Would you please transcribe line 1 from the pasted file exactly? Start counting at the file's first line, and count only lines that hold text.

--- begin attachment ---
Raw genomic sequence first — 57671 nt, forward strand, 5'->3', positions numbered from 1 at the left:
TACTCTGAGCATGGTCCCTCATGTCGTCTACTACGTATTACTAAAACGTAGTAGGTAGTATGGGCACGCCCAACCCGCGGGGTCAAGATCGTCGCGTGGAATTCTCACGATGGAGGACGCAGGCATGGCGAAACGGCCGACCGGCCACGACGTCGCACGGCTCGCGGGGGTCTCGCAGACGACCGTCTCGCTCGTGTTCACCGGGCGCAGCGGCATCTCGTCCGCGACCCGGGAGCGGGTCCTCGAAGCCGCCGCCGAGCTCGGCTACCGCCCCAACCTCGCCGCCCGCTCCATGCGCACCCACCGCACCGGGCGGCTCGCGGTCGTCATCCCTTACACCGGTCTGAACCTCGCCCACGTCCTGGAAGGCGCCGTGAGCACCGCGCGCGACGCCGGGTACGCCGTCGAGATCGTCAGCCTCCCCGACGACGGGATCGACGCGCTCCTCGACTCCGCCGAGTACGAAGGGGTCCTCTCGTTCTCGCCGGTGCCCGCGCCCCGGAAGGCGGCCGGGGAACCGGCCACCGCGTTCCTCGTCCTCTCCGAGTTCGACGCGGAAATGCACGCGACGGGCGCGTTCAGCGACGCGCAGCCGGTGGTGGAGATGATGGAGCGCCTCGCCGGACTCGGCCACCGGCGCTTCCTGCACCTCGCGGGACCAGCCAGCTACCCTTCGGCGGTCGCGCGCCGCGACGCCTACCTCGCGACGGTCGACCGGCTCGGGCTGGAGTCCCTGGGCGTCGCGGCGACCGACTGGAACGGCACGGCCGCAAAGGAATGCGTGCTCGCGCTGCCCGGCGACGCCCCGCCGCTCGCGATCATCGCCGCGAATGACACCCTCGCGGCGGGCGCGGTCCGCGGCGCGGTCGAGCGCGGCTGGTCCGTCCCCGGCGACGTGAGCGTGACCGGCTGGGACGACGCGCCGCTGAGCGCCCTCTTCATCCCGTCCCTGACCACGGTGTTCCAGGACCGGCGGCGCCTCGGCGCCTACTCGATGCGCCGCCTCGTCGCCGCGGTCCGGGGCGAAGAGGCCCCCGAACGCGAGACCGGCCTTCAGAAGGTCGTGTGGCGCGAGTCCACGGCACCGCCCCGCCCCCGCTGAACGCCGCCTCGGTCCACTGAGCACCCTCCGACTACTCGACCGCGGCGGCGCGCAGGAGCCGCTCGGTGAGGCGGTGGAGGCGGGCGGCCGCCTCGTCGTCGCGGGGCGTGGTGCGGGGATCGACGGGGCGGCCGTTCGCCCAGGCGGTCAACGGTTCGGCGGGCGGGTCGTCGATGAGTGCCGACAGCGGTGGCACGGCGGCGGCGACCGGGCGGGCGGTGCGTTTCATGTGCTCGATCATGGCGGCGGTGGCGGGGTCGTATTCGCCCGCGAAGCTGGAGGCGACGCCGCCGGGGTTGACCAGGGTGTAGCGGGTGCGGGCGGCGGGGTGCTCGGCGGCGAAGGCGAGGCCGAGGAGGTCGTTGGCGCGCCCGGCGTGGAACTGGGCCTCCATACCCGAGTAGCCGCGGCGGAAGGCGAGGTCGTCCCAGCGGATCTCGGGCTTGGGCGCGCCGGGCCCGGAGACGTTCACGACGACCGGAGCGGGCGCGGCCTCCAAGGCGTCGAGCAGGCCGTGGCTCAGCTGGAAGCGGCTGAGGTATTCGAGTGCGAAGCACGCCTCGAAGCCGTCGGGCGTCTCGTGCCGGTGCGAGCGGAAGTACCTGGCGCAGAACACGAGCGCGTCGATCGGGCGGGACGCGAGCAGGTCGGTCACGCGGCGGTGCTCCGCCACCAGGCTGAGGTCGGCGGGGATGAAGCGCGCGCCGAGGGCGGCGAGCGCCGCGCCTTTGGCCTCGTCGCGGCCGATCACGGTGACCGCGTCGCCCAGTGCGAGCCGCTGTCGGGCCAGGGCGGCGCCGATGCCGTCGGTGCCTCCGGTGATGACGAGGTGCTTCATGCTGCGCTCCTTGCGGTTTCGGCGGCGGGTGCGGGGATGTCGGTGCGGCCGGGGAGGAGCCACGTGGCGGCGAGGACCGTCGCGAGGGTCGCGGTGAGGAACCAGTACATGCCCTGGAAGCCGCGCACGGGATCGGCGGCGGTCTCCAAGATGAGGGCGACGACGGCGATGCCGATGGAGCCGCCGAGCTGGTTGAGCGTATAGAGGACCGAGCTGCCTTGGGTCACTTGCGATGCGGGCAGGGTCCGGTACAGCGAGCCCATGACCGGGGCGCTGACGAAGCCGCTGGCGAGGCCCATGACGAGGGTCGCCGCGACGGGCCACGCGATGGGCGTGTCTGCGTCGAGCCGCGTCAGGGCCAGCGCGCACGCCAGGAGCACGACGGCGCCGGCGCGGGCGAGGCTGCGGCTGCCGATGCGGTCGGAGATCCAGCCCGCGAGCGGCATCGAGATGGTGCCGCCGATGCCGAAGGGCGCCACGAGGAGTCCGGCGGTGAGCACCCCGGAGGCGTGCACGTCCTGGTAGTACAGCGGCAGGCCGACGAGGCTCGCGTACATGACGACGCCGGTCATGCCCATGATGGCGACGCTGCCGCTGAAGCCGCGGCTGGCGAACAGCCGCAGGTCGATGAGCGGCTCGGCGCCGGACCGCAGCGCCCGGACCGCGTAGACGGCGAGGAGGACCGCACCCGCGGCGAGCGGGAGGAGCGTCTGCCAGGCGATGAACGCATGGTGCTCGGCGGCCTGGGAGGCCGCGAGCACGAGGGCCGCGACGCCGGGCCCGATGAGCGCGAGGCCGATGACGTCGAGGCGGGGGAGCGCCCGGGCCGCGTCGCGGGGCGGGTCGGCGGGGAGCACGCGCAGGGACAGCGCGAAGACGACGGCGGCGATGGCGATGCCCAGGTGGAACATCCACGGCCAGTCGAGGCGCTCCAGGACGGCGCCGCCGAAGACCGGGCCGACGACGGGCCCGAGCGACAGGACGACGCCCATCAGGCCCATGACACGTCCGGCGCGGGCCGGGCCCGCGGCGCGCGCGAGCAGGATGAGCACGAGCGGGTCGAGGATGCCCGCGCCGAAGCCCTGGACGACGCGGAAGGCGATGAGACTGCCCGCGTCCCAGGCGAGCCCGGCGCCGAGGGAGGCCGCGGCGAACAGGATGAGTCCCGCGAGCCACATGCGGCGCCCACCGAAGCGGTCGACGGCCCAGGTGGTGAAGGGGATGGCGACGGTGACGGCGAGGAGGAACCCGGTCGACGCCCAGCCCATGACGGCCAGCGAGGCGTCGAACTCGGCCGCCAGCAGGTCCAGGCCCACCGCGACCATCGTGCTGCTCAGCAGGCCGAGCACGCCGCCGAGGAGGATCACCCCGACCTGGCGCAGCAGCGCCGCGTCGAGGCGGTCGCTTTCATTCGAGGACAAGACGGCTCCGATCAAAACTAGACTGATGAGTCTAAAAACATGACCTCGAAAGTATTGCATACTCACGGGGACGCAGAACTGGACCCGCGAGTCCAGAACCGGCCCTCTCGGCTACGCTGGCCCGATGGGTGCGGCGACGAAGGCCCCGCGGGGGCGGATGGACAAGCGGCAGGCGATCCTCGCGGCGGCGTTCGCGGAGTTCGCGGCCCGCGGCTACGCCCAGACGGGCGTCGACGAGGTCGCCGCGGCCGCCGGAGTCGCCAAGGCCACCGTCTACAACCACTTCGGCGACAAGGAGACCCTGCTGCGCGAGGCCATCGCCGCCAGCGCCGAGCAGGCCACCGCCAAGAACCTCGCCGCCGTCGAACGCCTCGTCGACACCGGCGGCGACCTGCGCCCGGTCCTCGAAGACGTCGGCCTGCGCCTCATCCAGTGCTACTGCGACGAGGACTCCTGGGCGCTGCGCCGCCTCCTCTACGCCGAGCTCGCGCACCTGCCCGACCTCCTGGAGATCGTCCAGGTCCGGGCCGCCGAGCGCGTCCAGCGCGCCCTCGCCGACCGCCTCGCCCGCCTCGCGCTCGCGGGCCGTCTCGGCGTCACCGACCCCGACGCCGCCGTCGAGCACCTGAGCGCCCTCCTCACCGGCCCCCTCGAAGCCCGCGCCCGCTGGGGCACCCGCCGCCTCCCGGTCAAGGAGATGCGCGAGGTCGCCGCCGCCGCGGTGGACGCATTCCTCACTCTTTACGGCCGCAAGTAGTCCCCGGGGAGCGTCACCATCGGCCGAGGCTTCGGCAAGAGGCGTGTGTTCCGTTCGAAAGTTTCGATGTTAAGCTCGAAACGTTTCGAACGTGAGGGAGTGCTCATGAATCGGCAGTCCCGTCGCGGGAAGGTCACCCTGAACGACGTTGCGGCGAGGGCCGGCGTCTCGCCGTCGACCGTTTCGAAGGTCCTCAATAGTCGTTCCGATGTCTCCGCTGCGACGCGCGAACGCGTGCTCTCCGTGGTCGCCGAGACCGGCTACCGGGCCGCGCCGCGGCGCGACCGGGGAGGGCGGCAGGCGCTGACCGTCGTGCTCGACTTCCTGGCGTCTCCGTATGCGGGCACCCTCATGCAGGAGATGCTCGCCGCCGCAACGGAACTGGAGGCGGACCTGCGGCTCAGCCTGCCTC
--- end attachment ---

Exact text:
Raw genomic sequence first — 57671 nt, forward strand, 5'->3', positions numbered from 1 at the left: